Tuition at Vassar for 1934 was $500 and, including fees for room and board, the fixed cost for the year was about $1,000. The New York Times

In 1951, Katharine Blodgett Hadley (VC '20) donated $400,000, through the Rubicon Foundation, to Vassar to help fund operating deficits in the current and succeeding years and to improve faculty salaries.[14]

"Discontinued for financial reasons, the Vassar Summer Institute for Family and Community Living, founded in 1926 as the Vassar Summer Institute of Euthenics, held its last session, July 2, 1958. This was the first and last session for the institute’s new director, Dr. Mervin Freedman."[15]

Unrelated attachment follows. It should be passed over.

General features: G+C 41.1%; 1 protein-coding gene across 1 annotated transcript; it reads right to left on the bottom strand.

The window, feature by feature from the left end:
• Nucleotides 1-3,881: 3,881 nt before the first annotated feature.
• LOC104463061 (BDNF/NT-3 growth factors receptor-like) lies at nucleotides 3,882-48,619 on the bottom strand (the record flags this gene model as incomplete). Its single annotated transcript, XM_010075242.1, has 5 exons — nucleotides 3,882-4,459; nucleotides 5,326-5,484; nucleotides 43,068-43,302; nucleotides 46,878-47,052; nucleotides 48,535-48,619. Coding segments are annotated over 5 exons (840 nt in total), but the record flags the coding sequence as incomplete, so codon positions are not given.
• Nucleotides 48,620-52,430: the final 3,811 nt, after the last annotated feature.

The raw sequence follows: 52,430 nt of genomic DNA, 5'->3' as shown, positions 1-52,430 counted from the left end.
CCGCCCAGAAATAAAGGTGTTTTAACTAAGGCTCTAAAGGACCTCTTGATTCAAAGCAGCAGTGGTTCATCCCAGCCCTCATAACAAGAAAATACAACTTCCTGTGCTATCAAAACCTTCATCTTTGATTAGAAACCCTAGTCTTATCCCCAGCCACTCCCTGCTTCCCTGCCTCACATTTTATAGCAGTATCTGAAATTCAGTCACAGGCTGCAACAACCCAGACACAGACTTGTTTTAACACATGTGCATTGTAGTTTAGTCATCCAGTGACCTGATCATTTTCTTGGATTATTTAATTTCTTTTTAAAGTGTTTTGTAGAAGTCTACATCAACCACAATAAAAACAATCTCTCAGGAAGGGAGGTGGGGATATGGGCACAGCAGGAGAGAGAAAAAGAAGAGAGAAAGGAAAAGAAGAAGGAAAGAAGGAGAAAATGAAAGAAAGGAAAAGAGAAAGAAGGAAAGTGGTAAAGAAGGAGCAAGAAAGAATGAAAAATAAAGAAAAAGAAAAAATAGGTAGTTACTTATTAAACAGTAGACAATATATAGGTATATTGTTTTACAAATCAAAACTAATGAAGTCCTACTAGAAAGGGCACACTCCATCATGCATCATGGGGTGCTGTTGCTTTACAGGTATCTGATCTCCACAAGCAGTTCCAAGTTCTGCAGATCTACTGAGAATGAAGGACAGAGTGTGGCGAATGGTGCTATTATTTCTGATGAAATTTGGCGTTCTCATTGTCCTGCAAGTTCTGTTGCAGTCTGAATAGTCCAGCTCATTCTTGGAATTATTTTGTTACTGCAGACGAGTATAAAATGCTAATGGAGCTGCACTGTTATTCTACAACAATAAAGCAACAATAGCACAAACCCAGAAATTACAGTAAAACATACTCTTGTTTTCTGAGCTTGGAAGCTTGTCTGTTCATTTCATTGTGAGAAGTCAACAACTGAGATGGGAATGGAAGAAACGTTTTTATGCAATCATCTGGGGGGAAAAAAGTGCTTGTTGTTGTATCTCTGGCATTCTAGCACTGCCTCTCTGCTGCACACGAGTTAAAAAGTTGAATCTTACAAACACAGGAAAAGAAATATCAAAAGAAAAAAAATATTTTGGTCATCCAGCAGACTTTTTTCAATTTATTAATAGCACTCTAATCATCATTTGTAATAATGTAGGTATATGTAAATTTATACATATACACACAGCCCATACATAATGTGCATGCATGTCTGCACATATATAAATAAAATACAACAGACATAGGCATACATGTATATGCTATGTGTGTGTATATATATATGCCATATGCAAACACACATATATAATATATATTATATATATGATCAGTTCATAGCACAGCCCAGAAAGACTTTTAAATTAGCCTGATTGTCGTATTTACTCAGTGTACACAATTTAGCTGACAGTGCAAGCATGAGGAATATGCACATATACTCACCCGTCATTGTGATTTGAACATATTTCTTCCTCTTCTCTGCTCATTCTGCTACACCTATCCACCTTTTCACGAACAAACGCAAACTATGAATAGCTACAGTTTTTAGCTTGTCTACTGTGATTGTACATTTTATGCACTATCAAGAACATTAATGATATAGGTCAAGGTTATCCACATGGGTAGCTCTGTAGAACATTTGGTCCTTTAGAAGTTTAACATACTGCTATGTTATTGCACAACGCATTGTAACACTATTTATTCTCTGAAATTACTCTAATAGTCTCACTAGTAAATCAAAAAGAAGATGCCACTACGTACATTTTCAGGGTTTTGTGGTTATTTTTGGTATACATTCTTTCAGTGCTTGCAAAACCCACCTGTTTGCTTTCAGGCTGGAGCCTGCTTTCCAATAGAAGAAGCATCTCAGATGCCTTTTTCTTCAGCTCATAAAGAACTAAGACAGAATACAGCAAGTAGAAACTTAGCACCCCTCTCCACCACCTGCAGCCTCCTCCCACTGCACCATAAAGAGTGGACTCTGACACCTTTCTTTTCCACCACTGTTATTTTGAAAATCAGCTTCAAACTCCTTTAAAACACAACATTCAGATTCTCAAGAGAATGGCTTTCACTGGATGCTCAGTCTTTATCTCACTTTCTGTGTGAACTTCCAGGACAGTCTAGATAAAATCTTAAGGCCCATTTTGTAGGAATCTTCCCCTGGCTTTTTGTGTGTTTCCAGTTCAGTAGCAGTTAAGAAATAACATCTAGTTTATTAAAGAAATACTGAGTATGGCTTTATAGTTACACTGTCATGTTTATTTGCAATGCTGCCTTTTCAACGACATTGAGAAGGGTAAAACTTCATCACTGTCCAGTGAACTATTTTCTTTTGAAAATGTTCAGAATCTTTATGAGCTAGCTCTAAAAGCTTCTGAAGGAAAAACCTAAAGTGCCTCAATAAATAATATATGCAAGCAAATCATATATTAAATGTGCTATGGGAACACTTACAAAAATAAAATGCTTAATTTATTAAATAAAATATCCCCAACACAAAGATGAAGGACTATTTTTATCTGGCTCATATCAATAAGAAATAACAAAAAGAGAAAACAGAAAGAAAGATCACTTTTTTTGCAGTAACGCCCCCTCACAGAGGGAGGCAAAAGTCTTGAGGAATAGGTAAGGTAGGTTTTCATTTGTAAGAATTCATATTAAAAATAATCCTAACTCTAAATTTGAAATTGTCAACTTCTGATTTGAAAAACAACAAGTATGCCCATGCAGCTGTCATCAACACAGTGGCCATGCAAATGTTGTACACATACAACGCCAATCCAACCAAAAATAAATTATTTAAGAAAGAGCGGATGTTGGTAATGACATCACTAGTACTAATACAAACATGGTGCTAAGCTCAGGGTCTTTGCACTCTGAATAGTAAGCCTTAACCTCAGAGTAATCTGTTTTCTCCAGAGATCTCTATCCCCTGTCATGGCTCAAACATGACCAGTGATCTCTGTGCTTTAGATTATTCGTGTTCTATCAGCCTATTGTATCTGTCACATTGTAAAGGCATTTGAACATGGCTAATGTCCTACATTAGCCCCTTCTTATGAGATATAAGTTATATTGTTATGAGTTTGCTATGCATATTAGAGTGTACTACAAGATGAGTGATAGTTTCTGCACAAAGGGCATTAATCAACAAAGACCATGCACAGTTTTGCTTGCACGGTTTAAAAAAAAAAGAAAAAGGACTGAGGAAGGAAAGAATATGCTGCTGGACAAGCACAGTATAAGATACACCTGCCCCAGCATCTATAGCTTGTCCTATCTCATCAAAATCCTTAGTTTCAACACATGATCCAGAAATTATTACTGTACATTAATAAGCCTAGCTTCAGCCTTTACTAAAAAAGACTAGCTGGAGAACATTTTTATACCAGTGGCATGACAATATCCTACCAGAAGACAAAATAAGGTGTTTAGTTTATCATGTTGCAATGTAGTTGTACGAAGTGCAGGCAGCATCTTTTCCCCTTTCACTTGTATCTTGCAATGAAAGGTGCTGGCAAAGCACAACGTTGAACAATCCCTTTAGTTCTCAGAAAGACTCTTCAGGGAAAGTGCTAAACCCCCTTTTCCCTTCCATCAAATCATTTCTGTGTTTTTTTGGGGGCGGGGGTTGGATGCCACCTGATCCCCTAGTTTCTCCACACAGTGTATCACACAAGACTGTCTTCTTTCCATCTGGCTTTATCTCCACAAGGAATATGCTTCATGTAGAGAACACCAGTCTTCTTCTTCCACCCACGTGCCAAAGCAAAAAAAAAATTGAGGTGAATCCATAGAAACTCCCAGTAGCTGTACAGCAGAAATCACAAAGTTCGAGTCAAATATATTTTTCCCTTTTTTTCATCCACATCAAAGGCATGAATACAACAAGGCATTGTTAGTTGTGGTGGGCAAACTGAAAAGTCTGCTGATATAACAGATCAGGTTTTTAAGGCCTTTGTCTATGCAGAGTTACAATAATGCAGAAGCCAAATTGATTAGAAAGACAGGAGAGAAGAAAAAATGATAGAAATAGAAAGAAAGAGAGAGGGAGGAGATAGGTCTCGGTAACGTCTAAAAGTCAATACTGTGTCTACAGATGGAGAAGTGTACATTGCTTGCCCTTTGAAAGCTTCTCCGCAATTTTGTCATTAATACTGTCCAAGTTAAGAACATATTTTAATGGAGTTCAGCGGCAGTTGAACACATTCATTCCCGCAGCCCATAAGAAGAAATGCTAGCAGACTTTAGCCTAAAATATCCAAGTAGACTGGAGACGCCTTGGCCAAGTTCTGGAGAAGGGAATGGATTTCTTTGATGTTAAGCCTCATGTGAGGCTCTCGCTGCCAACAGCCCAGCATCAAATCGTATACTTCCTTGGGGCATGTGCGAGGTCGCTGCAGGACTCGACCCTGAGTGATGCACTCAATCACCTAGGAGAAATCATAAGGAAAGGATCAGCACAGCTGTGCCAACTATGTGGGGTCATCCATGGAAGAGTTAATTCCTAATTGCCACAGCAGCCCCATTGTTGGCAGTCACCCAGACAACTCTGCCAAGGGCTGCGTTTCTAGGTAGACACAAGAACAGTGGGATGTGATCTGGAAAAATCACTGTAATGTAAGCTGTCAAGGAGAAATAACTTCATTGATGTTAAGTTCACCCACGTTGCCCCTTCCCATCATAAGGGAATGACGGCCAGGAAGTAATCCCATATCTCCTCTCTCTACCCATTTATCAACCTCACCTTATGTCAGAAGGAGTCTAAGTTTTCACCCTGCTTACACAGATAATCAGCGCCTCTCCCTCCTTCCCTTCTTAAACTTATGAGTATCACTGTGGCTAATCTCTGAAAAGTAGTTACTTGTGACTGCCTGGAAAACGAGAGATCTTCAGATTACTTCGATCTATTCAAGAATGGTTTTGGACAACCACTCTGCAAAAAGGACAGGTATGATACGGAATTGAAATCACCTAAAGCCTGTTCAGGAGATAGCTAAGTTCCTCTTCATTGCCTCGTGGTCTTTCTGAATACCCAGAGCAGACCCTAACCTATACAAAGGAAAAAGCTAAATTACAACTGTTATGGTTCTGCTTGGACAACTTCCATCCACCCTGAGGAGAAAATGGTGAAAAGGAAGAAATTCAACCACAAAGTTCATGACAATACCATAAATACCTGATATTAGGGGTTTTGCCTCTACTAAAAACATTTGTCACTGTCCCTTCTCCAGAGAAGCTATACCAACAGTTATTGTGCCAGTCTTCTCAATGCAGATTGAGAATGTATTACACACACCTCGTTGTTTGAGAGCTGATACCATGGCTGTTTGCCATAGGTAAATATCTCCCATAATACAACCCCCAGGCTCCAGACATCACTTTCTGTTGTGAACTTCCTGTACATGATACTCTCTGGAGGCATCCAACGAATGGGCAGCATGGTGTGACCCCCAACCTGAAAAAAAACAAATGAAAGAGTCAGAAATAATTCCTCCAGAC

Elmira College[edit]

Elmira College is noted as the oldest college still in existence which (as a college for women) granted degrees to women which were the equivalent of those given to men (the first to do so was the now-defunct Mary Sharp College).[16] Elmira College became coeducational in all of its programs in 1969.

A special article was written in the December 12, 1937 New York Times, quoting recent graduates of Elmira College, urging for courses in colleges for men on the care of children. Reporting that "preparation for the greatest of all professions, that of motherhood and child-training, is being given the students at Elmira College in the Nursery School which is Conducted as part of the Department of Euthenics."[17]